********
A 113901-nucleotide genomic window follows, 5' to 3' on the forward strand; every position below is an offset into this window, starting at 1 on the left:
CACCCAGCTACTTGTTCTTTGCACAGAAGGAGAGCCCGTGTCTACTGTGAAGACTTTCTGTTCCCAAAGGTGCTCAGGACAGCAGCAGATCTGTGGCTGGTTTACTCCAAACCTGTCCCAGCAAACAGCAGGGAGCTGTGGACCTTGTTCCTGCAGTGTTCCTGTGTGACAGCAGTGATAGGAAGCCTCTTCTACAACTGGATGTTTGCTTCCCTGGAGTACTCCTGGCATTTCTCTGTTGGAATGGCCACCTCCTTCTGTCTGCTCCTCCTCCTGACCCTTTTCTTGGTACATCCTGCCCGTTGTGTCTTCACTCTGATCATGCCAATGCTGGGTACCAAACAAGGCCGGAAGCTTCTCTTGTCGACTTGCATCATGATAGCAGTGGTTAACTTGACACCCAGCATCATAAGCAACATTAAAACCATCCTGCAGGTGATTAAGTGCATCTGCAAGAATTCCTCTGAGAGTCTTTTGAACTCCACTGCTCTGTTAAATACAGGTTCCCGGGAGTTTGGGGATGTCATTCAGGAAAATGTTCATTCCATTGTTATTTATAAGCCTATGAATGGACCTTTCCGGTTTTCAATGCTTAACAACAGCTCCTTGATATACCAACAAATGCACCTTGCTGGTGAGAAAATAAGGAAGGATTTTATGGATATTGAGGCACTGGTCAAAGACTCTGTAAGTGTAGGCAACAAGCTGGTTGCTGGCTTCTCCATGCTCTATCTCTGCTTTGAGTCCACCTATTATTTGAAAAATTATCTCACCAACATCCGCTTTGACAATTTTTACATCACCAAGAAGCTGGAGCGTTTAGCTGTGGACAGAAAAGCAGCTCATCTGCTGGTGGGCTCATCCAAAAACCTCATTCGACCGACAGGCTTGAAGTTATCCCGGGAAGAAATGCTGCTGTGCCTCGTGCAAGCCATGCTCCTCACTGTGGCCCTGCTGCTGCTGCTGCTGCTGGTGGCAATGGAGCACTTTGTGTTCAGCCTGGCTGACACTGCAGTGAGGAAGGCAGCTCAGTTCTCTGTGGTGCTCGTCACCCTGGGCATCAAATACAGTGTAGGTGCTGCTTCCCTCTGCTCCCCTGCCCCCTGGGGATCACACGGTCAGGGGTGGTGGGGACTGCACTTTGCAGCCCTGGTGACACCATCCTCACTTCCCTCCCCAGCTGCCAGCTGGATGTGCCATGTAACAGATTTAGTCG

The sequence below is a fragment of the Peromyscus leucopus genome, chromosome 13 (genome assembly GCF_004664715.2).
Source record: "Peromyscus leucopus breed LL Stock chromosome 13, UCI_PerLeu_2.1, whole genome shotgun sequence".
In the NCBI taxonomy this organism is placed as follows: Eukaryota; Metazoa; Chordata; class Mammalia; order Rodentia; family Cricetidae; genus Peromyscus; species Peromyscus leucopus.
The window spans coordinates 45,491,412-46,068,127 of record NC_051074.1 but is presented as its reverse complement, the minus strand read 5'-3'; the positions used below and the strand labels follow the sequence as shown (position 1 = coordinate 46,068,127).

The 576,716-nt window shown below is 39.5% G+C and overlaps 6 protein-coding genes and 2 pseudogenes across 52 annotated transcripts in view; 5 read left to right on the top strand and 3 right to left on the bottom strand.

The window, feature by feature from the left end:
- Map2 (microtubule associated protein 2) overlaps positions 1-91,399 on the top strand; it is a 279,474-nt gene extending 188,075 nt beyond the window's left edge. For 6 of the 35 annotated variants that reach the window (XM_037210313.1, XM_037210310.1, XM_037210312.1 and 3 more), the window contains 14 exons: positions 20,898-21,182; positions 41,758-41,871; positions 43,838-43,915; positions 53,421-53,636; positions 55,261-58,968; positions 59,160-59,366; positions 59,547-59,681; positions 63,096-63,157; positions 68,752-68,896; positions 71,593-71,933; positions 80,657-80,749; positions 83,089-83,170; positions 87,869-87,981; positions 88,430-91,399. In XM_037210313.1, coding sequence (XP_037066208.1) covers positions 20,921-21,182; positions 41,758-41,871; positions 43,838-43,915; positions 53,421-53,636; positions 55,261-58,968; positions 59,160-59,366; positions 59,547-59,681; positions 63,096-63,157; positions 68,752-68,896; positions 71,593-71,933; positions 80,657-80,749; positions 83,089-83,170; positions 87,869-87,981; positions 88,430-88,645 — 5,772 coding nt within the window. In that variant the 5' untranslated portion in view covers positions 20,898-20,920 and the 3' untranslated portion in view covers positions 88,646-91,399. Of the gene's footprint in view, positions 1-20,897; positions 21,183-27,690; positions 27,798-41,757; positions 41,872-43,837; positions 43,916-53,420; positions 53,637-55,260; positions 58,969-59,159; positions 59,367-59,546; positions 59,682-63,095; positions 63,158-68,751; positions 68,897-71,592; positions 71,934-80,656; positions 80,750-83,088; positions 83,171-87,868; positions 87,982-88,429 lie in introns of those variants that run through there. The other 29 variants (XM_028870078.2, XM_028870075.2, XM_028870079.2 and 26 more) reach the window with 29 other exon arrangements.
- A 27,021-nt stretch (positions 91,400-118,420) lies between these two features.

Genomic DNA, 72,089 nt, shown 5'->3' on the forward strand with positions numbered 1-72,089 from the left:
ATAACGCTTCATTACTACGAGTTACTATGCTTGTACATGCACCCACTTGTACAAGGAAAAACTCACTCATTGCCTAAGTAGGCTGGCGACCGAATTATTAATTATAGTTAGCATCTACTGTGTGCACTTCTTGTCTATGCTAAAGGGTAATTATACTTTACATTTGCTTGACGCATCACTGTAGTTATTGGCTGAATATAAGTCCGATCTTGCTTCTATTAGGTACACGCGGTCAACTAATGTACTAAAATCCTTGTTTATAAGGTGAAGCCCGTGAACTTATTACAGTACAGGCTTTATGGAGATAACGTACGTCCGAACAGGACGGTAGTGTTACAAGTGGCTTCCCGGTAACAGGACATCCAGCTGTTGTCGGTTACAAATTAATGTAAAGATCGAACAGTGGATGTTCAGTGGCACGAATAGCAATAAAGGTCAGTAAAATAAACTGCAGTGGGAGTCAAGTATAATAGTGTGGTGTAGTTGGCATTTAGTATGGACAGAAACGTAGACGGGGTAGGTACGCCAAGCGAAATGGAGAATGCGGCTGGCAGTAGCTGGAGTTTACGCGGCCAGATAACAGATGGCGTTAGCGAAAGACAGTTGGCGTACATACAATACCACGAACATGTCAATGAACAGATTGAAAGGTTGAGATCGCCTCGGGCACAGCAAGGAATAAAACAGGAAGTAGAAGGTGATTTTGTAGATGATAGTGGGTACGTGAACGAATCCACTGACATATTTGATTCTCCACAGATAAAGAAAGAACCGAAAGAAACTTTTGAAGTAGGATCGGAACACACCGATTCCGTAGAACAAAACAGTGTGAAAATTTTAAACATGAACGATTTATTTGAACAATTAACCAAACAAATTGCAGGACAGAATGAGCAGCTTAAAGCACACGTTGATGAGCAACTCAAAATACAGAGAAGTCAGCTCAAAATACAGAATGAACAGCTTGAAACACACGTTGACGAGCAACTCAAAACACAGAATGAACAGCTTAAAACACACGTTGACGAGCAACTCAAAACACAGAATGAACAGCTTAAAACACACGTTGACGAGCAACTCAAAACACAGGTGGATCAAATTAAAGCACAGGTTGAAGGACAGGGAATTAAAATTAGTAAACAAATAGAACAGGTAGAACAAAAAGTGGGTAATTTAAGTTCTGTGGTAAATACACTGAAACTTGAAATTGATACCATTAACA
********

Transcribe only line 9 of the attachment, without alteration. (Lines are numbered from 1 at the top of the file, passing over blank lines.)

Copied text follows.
- Map2 (microtubule associated protein 2) overlaps positions 1-91,399 on the top strand; it is a 279,474-nt gene extending 188,075 nt beyond the window's left edge. For 6 of the 35 annotated variants that reach the window (XM_037210313.1, XM_037210310.1, XM_037210312.1 and 3 more), the window contains 14 exons: positions 20,898-21,182; positions 41,758-41,871; positions 43,838-43,915; positions 53,421-53,636; positions 55,261-58,968; positions 59,160-59,366; positions 59,547-59,681; positions 63,096-63,157; positions 68,752-68,896; positions 71,593-71,933; positions 80,657-80,749; positions 83,089-83,170; positions 87,869-87,981; positions 88,430-91,399. In XM_037210313.1, coding sequence (XP_037066208.1) covers positions 20,921-21,182; positions 41,758-41,871; positions 43,838-43,915; positions 53,421-53,636; positions 55,261-58,968; positions 59,160-59,366; positions 59,547-59,681; positions 63,096-63,157; positions 68,752-68,896; positions 71,593-71,933; positions 80,657-80,749; positions 83,089-83,170; positions 87,869-87,981; positions 88,430-88,645 — 5,772 coding nt within the window. In that variant the 5' untranslated portion in view covers positions 20,898-20,920 and the 3' untranslated portion in view covers positions 88,646-91,399. Of the gene's footprint in view, positions 1-20,897; positions 21,183-27,690; positions 27,798-41,757; positions 41,872-43,837; positions 43,916-53,420; positions 53,637-55,260; positions 58,969-59,159; positions 59,367-59,546; positions 59,682-63,095; positions 63,158-68,751; positions 68,897-71,592; positions 71,934-80,656; positions 80,750-83,088; positions 83,171-87,868; positions 87,982-88,429 lie in introns of those variants that run through there. The other 29 variants (XM_028870078.2, XM_028870075.2, XM_028870079.2 and 26 more) reach the window with 29 other exon arrangements.